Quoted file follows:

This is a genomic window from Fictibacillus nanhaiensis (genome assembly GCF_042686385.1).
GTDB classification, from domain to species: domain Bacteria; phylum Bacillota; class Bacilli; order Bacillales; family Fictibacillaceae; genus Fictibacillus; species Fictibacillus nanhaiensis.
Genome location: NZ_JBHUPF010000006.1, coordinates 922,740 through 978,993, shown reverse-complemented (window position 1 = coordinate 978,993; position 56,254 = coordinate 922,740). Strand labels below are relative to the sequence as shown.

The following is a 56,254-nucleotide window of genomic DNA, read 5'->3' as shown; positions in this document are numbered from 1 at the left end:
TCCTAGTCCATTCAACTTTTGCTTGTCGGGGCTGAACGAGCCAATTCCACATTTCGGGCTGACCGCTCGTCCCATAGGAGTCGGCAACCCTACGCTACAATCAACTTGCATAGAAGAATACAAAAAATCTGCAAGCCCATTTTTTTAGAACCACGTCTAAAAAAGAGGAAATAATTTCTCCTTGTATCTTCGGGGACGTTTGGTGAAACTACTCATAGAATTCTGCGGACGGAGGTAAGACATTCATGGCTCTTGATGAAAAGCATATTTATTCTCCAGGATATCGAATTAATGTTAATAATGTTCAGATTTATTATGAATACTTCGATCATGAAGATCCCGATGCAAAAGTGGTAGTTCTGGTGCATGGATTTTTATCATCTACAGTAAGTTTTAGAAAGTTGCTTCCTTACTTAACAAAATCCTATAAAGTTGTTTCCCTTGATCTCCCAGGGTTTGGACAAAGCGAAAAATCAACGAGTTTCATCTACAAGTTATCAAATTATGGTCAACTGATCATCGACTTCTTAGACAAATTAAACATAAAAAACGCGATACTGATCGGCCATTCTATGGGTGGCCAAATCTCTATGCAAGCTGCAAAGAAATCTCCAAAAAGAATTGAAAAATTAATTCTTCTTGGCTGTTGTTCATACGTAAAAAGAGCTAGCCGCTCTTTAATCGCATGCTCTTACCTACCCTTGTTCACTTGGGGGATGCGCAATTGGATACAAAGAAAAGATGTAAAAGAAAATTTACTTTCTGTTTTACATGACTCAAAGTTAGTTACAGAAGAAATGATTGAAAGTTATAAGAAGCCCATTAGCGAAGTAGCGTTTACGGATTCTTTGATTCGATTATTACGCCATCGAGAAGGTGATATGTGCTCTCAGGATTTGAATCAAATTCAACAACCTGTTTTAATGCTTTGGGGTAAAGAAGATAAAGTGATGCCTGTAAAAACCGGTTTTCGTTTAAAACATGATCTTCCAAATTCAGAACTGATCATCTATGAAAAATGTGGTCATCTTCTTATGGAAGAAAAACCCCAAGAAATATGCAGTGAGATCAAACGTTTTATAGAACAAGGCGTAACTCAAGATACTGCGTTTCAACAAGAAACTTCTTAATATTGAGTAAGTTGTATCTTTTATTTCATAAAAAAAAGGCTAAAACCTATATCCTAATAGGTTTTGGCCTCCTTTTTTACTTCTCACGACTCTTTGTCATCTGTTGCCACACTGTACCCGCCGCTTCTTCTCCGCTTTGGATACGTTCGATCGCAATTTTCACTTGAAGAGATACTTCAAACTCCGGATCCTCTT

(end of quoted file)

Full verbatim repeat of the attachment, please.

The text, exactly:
This is a genomic window from Fictibacillus nanhaiensis (genome assembly GCF_042686385.1).
GTDB classification, from domain to species: domain Bacteria; phylum Bacillota; class Bacilli; order Bacillales; family Fictibacillaceae; genus Fictibacillus; species Fictibacillus nanhaiensis.
Genome location: NZ_JBHUPF010000006.1, coordinates 922,740 through 978,993, shown reverse-complemented (window position 1 = coordinate 978,993; position 56,254 = coordinate 922,740). Strand labels below are relative to the sequence as shown.

The following is a 56,254-nucleotide window of genomic DNA, read 5'->3' as shown; positions in this document are numbered from 1 at the left end:
TCCTAGTCCATTCAACTTTTGCTTGTCGGGGCTGAACGAGCCAATTCCACATTTCGGGCTGACCGCTCGTCCCATAGGAGTCGGCAACCCTACGCTACAATCAACTTGCATAGAAGAATACAAAAAATCTGCAAGCCCATTTTTTTAGAACCACGTCTAAAAAAGAGGAAATAATTTCTCCTTGTATCTTCGGGGACGTTTGGTGAAACTACTCATAGAATTCTGCGGACGGAGGTAAGACATTCATGGCTCTTGATGAAAAGCATATTTATTCTCCAGGATATCGAATTAATGTTAATAATGTTCAGATTTATTATGAATACTTCGATCATGAAGATCCCGATGCAAAAGTGGTAGTTCTGGTGCATGGATTTTTATCATCTACAGTAAGTTTTAGAAAGTTGCTTCCTTACTTAACAAAATCCTATAAAGTTGTTTCCCTTGATCTCCCAGGGTTTGGACAAAGCGAAAAATCAACGAGTTTCATCTACAAGTTATCAAATTATGGTCAACTGATCATCGACTTCTTAGACAAATTAAACATAAAAAACGCGATACTGATCGGCCATTCTATGGGTGGCCAAATCTCTATGCAAGCTGCAAAGAAATCTCCAAAAAGAATTGAAAAATTAATTCTTCTTGGCTGTTGTTCATACGTAAAAAGAGCTAGCCGCTCTTTAATCGCATGCTCTTACCTACCCTTGTTCACTTGGGGGATGCGCAATTGGATACAAAGAAAAGATGTAAAAGAAAATTTACTTTCTGTTTTACATGACTCAAAGTTAGTTACAGAAGAAATGATTGAAAGTTATAAGAAGCCCATTAGCGAAGTAGCGTTTACGGATTCTTTGATTCGATTATTACGCCATCGAGAAGGTGATATGTGCTCTCAGGATTTGAATCAAATTCAACAACCTGTTTTAATGCTTTGGGGTAAAGAAGATAAAGTGATGCCTGTAAAAACCGGTTTTCGTTTAAAACATGATCTTCCAAATTCAGAACTGATCATCTATGAAAAATGTGGTCATCTTCTTATGGAAGAAAAACCCCAAGAAATATGCAGTGAGATCAAACGTTTTATAGAACAAGGCGTAACTCAAGATACTGCGTTTCAACAAGAAACTTCTTAATATTGAGTAAGTTGTATCTTTTATTTCATAAAAAAAAGGCTAAAACCTATATCCTAATAGGTTTTGGCCTCCTTTTTTACTTCTCACGACTCTTTGTCATCTGTTGCCACACTGTACCCGCCGCTTCTTCTCCGCTTTGGATACGTTCGATCGCAATTTTCACTTGAAGAGATACTTCAAACTCCGGATCCTCTT